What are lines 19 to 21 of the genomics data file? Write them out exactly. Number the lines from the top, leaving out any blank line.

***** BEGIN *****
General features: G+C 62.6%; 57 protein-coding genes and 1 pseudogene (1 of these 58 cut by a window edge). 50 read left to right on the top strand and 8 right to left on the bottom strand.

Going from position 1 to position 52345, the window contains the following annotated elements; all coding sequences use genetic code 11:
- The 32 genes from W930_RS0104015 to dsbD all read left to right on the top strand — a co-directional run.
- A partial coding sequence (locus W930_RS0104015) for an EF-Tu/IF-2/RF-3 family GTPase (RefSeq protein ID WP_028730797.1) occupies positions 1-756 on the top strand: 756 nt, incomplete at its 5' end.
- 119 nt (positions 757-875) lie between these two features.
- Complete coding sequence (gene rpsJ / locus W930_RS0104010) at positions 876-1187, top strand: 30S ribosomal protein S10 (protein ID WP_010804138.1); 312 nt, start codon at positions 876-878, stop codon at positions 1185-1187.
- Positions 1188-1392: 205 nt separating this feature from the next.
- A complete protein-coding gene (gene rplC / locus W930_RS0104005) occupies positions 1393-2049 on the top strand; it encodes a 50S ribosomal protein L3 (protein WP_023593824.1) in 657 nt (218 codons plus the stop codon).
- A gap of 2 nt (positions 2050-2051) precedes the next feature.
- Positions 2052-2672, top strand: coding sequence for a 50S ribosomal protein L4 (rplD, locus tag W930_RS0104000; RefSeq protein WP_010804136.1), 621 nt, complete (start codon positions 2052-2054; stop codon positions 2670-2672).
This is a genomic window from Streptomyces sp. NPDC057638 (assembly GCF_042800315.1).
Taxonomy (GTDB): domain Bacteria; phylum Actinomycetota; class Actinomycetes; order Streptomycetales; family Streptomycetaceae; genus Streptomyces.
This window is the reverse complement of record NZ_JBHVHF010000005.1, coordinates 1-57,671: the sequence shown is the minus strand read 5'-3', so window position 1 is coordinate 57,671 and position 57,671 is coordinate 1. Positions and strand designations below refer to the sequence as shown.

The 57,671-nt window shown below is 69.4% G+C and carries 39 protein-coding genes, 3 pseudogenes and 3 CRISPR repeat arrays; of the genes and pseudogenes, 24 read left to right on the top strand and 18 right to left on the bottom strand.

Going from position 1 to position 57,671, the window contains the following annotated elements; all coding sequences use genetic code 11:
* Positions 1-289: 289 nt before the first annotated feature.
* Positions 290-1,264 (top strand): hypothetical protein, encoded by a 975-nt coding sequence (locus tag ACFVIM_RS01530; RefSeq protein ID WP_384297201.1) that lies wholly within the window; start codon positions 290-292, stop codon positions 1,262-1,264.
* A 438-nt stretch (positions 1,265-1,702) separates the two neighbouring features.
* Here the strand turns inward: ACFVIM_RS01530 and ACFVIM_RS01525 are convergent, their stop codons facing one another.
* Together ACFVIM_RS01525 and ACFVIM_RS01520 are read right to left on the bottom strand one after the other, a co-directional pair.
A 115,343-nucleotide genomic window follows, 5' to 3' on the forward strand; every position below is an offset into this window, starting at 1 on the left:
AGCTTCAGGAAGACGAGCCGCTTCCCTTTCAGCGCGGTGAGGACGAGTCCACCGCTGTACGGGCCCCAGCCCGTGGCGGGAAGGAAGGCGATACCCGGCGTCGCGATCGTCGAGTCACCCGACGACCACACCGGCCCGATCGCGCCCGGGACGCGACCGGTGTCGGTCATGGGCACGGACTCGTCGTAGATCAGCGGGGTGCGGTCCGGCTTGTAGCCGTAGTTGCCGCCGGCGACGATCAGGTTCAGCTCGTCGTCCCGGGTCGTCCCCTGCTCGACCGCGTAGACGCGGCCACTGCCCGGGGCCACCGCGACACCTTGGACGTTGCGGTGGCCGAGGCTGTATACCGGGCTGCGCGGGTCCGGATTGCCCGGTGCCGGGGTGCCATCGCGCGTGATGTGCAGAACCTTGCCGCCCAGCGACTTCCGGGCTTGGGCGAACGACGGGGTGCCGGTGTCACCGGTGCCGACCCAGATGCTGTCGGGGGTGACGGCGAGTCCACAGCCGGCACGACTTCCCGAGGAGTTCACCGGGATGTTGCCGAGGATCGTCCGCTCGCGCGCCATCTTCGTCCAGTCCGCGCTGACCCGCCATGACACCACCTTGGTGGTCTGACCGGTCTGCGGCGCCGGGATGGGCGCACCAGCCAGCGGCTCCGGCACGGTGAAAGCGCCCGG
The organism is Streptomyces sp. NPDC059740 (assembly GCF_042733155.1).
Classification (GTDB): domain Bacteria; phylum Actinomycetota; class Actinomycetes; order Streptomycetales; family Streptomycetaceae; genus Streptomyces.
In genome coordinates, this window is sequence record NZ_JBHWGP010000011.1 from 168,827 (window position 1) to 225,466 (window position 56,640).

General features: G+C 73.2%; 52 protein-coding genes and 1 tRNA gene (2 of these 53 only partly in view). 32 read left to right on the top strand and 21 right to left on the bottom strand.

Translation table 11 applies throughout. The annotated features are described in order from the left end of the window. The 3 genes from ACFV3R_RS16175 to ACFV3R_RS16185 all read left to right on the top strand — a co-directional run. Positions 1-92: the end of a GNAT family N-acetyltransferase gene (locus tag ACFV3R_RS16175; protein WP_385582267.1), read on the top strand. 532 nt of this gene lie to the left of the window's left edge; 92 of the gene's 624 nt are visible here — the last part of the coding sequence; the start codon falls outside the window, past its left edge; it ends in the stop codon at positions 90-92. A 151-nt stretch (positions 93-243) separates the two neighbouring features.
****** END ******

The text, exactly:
* Here the strand turns inward: ACFVIM_RS01530 and ACFVIM_RS01525 are convergent, their stop codons facing one another.
* Together ACFVIM_RS01525 and ACFVIM_RS01520 are read right to left on the bottom strand one after the other, a co-directional pair.
A 115,343-nucleotide genomic window follows, 5' to 3' on the forward strand; every position below is an offset into this window, starting at 1 on the left: